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263 posts

Ultimate Geek
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Topic # 129118 4-Sep-2013 12:40
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Just wondering what the "normal" latency should be with Snap's 100/50 plan.  Scenario is this:

1. When I had Snap installed (in Christchurch) I was getting between 0ms and 5ms ping on Speedtest.net.

2. Snap/Enable/Chorus???? then had their meltdown of UFB a couple of weeks ago, which resulted in very slow UFB speeds, which Snap fixed by a call to their call-centre, and geo-location through Speedtest.net and Google was showing me in (a) Dunedin and then (b) Wellington with Pings of 15 to 20ms.

3. Geo-location is now back showing me as in Christchurch and although the speeds are fine (94/48 on Speedtest.net) the ping to Snap's Christchurch server is still high and recording between 13ms and 20ms.

Nothing in my set-up has changed since UFB was initially installed.

Given I'm with Snap on Enable's fibre network and less than 5km from Snap's server I would have expected far lower ping times - am I right?



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Uber Geek
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  Reply # 889601 4-Sep-2013 12:40
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Hello... Our robot found some keywords in your post, so here is an automated reply with some important things to note regarding broadband speeds.

 



 

If you are posting regarding DSL speeds please check that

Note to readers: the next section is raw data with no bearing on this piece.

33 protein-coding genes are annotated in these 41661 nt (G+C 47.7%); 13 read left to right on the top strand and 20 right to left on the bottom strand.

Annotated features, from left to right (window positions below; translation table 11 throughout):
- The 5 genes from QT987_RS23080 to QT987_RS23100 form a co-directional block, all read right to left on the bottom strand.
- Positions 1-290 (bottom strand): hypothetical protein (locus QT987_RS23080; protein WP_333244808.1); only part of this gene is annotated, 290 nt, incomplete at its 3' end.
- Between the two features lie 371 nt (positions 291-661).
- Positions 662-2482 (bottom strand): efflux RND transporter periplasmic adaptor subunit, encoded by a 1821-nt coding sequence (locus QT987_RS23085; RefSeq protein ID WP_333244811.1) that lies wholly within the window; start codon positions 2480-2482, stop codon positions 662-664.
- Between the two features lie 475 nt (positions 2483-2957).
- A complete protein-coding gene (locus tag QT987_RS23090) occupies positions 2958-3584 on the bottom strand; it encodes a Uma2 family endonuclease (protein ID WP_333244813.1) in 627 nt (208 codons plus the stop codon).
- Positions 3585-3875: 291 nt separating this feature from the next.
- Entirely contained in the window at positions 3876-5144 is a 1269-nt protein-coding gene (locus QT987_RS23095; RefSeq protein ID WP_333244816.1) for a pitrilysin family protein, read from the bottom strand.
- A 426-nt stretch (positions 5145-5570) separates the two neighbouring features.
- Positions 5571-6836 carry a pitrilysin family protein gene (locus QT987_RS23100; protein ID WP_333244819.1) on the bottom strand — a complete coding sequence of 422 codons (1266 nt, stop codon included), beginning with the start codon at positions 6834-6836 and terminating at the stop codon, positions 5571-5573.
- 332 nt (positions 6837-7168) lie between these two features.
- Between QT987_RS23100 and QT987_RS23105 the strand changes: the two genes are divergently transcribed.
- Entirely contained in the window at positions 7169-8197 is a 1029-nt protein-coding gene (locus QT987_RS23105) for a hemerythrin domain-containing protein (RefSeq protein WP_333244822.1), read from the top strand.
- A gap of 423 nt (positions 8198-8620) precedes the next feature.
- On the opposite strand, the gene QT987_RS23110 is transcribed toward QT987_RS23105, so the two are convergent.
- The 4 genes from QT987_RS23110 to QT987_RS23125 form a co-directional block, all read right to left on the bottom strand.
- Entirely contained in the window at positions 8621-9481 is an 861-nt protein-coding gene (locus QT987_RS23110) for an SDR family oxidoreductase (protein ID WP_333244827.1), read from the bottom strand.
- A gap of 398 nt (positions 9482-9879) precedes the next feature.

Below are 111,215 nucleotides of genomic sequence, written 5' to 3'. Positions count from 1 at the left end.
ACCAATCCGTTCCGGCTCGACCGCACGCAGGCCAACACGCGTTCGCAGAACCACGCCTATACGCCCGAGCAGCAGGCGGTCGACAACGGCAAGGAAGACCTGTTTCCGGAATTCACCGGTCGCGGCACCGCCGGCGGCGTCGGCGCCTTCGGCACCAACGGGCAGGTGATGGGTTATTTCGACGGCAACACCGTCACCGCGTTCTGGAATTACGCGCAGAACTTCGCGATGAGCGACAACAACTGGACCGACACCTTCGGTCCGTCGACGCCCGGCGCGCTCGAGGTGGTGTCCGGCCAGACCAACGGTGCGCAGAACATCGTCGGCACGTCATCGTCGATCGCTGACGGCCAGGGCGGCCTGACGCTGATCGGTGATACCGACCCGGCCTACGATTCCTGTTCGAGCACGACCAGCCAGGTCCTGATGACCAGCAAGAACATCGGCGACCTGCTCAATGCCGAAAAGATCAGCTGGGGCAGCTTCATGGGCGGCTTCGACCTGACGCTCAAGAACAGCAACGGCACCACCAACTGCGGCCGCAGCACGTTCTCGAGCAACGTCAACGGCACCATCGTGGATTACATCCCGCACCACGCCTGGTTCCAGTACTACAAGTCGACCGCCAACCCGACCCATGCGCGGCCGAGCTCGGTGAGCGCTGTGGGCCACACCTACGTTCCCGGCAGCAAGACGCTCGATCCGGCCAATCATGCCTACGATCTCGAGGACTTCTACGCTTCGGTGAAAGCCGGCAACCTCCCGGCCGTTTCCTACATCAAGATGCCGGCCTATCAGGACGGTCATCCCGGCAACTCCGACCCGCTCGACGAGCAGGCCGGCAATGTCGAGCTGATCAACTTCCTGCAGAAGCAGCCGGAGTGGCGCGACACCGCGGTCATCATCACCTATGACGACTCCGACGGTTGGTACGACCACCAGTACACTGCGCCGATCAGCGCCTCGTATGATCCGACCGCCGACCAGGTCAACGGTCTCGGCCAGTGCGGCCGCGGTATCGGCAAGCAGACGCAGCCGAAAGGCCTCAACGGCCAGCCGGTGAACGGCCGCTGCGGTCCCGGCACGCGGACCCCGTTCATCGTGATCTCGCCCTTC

- you have reset your modem and router

 


 

- your PC (or other PCs in your LAN) is not downloading large files when you are testing

 

- you are not being throttled by your ISP due to going over the monthly cap

 


 

- your tests are always done on an ethernet connection to the router - do not use wireless for testing

 


 

- you read this topic and follow the instructions there.

 



 

Make sure you provide information for other users to help you. If you have not already done it, please EDIT your post and add this now:

 



 

- Your ISP and plan

 


 

- Type of connection (ADSL, ADSL2, VDSL)

 


 

- Your modem DSL stats (do not worry about posting Speedtest, we need sync rate, attenuation and noise margin)

 


 

- Your general location (or street)

 


 

- If you are rural or urban

 


 

- If you know your connection is to an exchange, cabinet or conklin

 


 

- If your connection is to a ULL or wholesale service

 


 

- If you have done an isolation test as per the link above

 



 

Most of the problems with speed are likely to be related to internal wiring issues. Read this discussion to find out more about this. Your ISP is not intentionally slowing you down today (unless you are on a managed plan). Also if this is the school holidays it's likely you will notice slower than usual speed due to more users online.

 



 

A master splitter is required for VDSL2 and in most cases will improve speeds on DSL connections. Regular disconnections can be a monitored alarm or a set top box trying to connect. If there's an alarm connected to your line even if you don't have an alarm contract it may still try to connect so it's worth checking.

 



 

I recommend you read these two blog posts:

 



 

- Is your premises phone wiring impacting your broadband performance? (very technical)

 


 

- Are you receiving a substandard ULL ADSL2+ connection from your ISP?




I am the Geekzone Robot and I am here to help. I am from the Internet. I do not interact. Do not expect other replies from me.



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  Reply # 889614 4-Sep-2013 12:43
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Hi Otagolad

Forget about what speedtest.net shows for your location, This is not a Snap issue and 0ms is false it's not possible

Do you actually have a issue with your connection?